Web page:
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This Is Why Public Toilet Seats Are U-Shaped


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Have you ever wondered why a public toilet seat is U-shaped and not like the one you have at your home? As it turns out, there’s a reason behind it and we are here to give it to you. Almost all of the public toilet seats are shaped like the letter u and feature an opening at the front. This two-prong and open-front seat is a requirement of plumbing codes that are adopted by many public authorities in the US.
This Is Why Public Toilet Seats Are U-Shaped 2

California’s state plumbing code reads, “All water closet seats, except those within dwelling units, shall be either of the open front type or have an automatic seat cover dispenser.” This requirement was first introduced in the American Standard National Plumbing Code back in 1955 and later on in the Uniform Plumbing Code in 1973 as per Dan Cole, a Technical Services Manage with the International Association of Plumbing and Mechanical Officials (IAPMO).

The reason behind all this is mostly hygiene. Having a u-shaped seat allows you to urinate without coming in contact with the seat and there’s less place for urine to splash. As per Lynne Simnick, the senior vice president of code development at the IAPMO, the open-front toilet seats are mostly designed in order to make it easier for females to wipe. She said the opening has been designed to ‘allow women to wipe the perineal area after using the toilet without contacting the seat’.This Is Why Public Toilet Seats Are U-Shaped 3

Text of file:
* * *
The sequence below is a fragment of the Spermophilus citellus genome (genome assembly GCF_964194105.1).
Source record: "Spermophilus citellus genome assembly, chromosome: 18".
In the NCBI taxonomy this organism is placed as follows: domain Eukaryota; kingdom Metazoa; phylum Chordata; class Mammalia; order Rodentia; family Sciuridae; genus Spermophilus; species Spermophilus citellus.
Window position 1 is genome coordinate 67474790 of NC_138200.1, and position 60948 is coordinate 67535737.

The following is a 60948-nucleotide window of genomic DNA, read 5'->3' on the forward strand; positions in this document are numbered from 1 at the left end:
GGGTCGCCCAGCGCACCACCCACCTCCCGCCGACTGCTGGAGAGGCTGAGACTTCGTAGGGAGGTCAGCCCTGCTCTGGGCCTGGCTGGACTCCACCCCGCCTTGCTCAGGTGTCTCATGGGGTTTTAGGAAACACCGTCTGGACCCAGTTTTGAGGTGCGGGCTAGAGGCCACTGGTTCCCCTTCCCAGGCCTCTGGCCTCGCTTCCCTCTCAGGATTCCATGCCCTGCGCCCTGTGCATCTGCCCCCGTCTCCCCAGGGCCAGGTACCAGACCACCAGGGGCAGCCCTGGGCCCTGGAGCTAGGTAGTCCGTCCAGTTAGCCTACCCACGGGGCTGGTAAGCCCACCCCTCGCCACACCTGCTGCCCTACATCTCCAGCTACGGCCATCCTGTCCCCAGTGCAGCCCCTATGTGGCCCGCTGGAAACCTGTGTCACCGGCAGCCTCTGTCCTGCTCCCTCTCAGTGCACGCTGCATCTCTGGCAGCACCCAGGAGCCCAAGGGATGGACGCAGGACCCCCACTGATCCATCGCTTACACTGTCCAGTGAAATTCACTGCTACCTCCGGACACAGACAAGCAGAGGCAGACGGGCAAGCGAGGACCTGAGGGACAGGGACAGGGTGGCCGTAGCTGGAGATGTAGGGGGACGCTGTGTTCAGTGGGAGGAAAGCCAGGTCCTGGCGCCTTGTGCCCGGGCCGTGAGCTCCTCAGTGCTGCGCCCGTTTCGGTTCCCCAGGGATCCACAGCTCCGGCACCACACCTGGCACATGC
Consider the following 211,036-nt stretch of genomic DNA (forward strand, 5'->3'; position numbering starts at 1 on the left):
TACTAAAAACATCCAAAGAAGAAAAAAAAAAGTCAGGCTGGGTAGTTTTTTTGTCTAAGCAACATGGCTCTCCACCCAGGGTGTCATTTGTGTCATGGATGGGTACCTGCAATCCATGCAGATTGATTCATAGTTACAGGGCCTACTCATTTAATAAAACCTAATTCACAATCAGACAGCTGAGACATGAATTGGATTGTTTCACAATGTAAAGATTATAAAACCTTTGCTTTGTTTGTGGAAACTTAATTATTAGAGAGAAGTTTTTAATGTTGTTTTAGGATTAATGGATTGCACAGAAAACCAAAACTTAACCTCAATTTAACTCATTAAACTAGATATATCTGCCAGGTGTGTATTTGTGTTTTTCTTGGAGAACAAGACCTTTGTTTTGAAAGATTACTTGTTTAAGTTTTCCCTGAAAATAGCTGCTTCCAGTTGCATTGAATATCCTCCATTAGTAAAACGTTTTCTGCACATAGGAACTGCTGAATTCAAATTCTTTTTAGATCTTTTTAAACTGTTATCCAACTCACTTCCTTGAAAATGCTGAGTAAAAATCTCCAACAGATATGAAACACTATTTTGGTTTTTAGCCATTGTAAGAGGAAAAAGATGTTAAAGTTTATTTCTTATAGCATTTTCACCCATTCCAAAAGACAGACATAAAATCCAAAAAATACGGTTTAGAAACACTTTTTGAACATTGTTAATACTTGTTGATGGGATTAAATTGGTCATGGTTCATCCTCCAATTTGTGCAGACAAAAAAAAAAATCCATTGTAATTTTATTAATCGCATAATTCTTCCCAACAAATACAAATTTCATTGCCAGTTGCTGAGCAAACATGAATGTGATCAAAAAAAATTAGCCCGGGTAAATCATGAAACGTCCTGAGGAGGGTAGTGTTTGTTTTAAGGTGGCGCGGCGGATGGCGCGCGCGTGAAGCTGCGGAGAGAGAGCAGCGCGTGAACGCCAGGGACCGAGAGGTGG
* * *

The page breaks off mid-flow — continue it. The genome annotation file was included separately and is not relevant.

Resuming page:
The U-shaped are also cheaper since they require less material and the chance of them being stolen is less likely as per Roger Barry, the MD of Healthmatic – a UK based company that designs and manages public restrooms. He further added that “the appearance of u-shaped seats is something that has dampened in the UK.” This is because the public toilets are no longer fitted with toilet seats in order to combat stealing.


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1 Comment to This Is Why Public Toilet Seats Are U-Shaped

  1. Another reason split toilet seats became common is that starting in 1971 and for a few years after that OSHA required them.

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